(DIRECTOR: SABIHA SUMAR) SCREENPLAY, STORY DEVELOPMENT: PAROMITA VOHRA
KHAMOSHI: THE MUSICAL
(DIRECTOR: SANJAY LEELA BHANSALI) ADDITIONAL SCREENPLAY: PAROMITA VOHRA
(DIRECTOR: ANJALI PANJABI; SCRIPT CONSULTANT:PAROMITA VOHRA)
THE HOUSE ON GULMOHAR AVENUE
(DIRECTOR – SAMINA MISHRA; SCRIPT CONSULTANT- PAROMITA VOHRA)
(DIRECTOR – REENA MOHAN; SCRIPT AND DIALOGUE-PAROMITA VOHRA)
A FEW THINGS I KNOW ABOUT HER
(DIRECTOR: ANJALI PANJABI; SCRIPT AND NARRATION:PAROMITA VOHRA)
IF YOU PAUSE: IN A MUSEUM OF CRAFT
(DIRECTOR: SAMEERA JAIN; CO-WRITER: PAROMITA VOHRA)
“The First Time”
Short story Published in First Proof :New Writings From India Vol 1 Penguin
“The One Billion Rupee Home”
Non fiction Published in Bombay Meri Jaan: Writings On Mumbai (eds, Fernandes and Pinto) Penguin, 2003
Non fiction Published in Recess: The Penguin Book of Schooldays Ed. Palash Krishna Mehrotra
Short Story Published in Electric Feather: The Tranquebar Book of Erotic Stories, Ed. Ruchir Joshi
SEPARATION ANXIETY:The Schisms and Schemas of Feminist Advocacy
Essay-Published in Defeinding Our Dreams: Young Feminist Writings from Around the World, Eds Shamillah Wilson and Anasuya Sengupta; Zed Books
It’s the 1930s and freedom’s in the air. Not only because JRD Tata makes the first civil flight from Karachi to Bombay, or Gandhi issues a call to Do or Die from Manibhavan. Bombay in the 1930s is not a bad time and place to be a woman.
The Mother of all Movies
It was a big year, 1975. The year in which Sanjay Gandhi and the protagonists of two huge Bollywood hits were saying the same thing: mere paas ma hai.
Jai Santoshi Ma was a top grosser in 1975, briefly overtaking Sholay and Deewar. Seemingly just another god-movie, it was really a new mythology for the times – a film that spoke to Angry Young Women, who didn’t know they were, though it exemplified forbearance. It catapulted Santoshi Ma – a goddess said to have emerged post Independence, into a famous and established deity. Women had ecstatic visitations in cinemas and Solah Shukrawar became a raging religious fashion– 16 Friday fasts for the Mother to guarantee that most unfettered thing: your heart’s desire. Main to arti utaaroon re, Santoshi mata ki became a no.1 hit, its transporting, dulcet tones arousing instant piety. And if you weren’t among the faithful, but felt it get you still, you didn’t talk abou it because you knew it was all things infra-dig for English speaking, “modern” Indians– religious, vernacular, mofussil.
Now you Simi, Now you Don't
It’s time to hold hands in a pink and white freeze frame again. Rendezvous with Simi Garewal will kick off its ninth season on Feb.12 with new sets – although let’s face it, how many shades of white can you do on TV? But news of this return isn’t exactly generating thrill and thrall.
First there are those who hate to love Simi. They look ambivalent and sheepish, then cite the Camp Defence. Yes, Simi is truly the queen of camp. But the kitsch poshness, the demented whiteness, the insistent well-keptness can take you only so far. The truth is – we love celebrities and Simi pulls in the A-list and makes them talk, not just re-state their celebrity, which is what makes the show a delicious indulgence.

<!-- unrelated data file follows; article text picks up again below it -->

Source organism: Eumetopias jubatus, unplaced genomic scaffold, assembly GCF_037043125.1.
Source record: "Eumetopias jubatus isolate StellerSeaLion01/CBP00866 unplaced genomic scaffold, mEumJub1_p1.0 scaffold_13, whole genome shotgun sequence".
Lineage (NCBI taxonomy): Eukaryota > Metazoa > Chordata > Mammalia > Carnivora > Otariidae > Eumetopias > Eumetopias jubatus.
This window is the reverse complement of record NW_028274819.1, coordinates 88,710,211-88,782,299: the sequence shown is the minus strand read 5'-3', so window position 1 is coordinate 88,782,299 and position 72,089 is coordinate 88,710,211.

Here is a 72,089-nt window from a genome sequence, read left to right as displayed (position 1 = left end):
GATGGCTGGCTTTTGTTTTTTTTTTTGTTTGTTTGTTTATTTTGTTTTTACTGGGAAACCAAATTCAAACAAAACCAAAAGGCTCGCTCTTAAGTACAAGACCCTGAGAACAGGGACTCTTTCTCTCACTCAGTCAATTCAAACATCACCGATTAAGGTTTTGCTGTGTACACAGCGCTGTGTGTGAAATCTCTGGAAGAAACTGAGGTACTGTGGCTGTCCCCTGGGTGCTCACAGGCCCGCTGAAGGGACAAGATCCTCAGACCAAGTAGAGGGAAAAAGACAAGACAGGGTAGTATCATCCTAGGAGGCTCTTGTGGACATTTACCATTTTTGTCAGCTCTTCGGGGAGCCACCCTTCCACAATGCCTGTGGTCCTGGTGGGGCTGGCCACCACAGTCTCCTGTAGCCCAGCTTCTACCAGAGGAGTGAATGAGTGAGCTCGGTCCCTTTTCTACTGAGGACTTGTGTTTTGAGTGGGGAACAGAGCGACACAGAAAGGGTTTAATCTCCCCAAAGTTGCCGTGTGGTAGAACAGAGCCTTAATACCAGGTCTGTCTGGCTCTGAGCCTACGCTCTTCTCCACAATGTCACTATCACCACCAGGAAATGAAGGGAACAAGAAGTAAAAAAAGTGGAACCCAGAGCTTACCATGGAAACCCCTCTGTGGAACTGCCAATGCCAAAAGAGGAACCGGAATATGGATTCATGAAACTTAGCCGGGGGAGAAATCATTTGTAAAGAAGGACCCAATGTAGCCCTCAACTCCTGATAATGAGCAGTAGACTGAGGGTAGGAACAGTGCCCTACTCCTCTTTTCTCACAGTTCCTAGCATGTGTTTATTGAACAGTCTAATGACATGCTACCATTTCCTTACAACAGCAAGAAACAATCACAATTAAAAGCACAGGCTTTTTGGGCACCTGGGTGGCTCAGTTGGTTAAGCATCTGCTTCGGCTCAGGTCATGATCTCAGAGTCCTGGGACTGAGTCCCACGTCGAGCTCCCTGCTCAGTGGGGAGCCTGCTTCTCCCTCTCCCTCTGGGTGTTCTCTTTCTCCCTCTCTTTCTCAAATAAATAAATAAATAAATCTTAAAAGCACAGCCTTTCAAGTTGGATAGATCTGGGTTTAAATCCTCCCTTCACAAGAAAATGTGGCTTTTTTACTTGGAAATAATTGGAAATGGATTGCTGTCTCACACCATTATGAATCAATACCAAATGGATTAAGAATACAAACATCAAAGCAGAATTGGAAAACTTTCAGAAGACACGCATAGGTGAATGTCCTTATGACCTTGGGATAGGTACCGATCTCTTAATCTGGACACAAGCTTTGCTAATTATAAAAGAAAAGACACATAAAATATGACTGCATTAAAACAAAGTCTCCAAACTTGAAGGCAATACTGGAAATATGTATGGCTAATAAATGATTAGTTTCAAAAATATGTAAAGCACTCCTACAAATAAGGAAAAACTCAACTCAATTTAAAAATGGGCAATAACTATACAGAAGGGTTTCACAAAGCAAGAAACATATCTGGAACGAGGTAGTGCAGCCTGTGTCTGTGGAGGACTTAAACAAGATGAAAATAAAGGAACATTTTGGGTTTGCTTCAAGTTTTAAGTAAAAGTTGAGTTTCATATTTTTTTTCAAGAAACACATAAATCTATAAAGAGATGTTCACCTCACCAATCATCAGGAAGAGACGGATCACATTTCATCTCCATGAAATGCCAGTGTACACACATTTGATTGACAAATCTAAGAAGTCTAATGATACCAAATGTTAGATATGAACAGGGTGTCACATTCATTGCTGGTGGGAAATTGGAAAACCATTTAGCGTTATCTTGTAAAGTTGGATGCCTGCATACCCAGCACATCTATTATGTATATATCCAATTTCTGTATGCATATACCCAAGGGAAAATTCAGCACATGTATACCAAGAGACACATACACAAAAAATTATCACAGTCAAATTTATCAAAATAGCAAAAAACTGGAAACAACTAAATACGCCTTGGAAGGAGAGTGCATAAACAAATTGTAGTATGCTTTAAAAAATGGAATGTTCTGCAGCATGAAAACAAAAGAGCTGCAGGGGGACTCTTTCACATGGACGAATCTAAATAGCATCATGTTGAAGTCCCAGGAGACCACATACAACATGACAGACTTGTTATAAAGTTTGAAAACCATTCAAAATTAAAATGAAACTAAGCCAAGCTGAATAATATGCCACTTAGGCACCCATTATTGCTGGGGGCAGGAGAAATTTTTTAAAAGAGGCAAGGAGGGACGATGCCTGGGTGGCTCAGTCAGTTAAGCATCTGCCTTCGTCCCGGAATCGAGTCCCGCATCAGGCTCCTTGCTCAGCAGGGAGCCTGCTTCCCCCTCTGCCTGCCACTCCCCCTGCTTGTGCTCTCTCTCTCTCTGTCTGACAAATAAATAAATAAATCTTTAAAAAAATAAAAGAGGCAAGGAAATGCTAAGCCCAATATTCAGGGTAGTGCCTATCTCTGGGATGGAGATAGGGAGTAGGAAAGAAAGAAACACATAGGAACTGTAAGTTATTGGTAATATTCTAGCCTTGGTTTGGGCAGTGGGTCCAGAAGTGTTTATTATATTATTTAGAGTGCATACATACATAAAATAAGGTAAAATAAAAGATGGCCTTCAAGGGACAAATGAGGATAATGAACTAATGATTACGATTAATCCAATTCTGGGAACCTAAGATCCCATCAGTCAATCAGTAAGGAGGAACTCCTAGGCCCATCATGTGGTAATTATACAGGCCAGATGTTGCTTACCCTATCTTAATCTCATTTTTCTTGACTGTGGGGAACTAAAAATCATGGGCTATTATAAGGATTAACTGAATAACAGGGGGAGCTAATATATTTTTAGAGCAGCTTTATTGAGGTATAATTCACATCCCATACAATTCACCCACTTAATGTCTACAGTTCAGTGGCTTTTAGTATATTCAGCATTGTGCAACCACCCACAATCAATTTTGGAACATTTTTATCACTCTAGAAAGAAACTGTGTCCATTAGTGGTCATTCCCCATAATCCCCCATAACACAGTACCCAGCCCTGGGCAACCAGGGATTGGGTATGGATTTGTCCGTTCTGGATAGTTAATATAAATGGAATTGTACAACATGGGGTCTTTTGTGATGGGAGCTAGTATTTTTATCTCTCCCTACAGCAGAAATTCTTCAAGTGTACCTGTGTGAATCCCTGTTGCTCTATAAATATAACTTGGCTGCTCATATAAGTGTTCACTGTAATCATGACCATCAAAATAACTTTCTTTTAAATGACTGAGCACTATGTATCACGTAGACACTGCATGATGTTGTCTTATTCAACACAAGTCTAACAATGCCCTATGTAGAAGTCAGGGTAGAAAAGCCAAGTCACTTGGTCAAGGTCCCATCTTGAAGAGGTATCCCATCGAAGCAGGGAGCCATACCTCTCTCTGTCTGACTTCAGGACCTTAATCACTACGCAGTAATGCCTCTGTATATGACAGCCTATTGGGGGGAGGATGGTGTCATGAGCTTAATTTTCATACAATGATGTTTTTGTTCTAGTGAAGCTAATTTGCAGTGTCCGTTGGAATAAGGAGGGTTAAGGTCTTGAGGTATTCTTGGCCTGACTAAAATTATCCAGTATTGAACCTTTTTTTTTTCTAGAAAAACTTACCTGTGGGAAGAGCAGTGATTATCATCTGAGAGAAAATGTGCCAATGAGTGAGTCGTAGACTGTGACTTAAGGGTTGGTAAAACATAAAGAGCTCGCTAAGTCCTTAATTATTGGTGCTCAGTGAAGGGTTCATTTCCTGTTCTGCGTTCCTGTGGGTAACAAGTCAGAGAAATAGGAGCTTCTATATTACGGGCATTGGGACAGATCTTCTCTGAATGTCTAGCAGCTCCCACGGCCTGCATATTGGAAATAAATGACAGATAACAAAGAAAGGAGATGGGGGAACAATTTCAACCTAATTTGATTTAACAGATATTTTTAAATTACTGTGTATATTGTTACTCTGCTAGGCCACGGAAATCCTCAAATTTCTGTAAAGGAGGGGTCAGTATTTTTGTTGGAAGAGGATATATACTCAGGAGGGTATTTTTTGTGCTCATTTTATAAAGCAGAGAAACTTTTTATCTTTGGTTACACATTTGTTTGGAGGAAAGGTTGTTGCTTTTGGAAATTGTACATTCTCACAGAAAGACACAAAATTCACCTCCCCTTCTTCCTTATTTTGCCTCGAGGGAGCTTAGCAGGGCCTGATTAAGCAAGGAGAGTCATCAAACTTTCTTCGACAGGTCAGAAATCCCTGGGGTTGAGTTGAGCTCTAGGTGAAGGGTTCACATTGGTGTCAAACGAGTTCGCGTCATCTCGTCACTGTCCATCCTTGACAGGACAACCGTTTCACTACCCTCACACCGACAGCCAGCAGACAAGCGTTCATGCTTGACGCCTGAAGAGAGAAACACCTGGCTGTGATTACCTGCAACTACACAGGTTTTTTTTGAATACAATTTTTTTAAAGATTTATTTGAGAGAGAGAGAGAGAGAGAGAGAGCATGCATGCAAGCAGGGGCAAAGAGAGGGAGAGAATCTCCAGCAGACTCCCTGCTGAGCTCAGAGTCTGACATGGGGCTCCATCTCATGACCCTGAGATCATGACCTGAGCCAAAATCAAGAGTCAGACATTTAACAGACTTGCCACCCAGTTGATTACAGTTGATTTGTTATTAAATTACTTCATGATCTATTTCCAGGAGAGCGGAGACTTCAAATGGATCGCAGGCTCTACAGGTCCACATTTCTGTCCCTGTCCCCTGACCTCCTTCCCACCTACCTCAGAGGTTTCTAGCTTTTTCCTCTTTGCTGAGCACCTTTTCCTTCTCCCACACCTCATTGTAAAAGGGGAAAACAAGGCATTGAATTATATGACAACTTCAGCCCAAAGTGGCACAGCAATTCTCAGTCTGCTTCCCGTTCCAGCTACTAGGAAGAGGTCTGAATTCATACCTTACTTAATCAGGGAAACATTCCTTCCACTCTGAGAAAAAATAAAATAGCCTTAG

My Heart's in these Parts
Some nights I get drunk with friends in South Bombay, and, too lazy for the train, I take a cab. To salvage budget and conscience, I switch to a rickshaw at the loopy crossroads spread like a concrete octopus with flyover arms above Mahim creek. The tape plays something not quite nostalgic, maybe aana hi pada sajna, zaalim hai dil ki lagi. As I fly over the endless shiny undulations of the Western Express Highway, alongside are the ever more translucent layers of quintessential Bombay buildings – Co-operative Housing Societies.
Sure, Marine drive gives me a bit of an art deco thrill, but my heart’s in these parts, not yet packaged into heritage precint or lifestyle district. I love North Bombay for its profuse, sometimes ugly, blocks of flats, old and new but two monsoons old, resident holders of Bombay’s city-of-dreams status and come one-come all-do whatever spirit.
A Nose for Melody
Even as Himesh Reshammiya’s star rises, so do the number of people who look for ever new analogies to describe his peculiar voice. Yet every negative comment unleashes a barrage of squealing, misspelt, indignant comments on blogs and websites. To provide a representative sample: “TO ALL OF YOU WHO FINK HE IS A LOSER …well folks just pay a visit to a psychiatrist….something aint working in ur heads”; “himesh ah!!!!!!!!!!!!!!!!!!!!, my god he sings mind blowing , n i m his bigest fan”. Less explicably - I HAVE 12 PICTURES OF UR’S & 3 OF THEM ARE WITHOUT A CAP. PLEASE REPLY THIS TIME I’LL SEND ALL OF THEM TO U. And finally, less articulate, but no less hearfelt - ohhh huzzzzzooooooorrrrrrrrrrr.”
Of course you are going to listen to Rabbi. The point is – how? I suggest, with time and the CD jacket in your hands. The 29-year old singer from Delhi, is a poet of the urban soul, rendering ancient forms contemporary, creating music of the city from a memory of the village. Son of a priest and a teacher, Rabbi counts among his influences Springsteen, the Guru Granth Saheb and Delhi’s West Mukherji Nagar – “ordinary and unremarkable place which gave me a place to incubate my ideas.”
Self-proclaimed protectors of Hinduism in parts of South India have kicked up a row over inter-religious marriages, which they claim are designed to lure unsuspecting but romantic Hindu women. The media, symbolised by this “Ignorant” anchor, has added to the noise.
“How is it that you know my name?” she asked
“Knowing names is my art. To weave the magic of a thing, one must find its true name out. In my land, we keep our true names hidden all our lives long, from all but those whom we trust utterly; for there is great power and great peril, in a name.”
- Ursula Le Guin, The Tombs of Atuan (Book II of the Earthsea Quartet)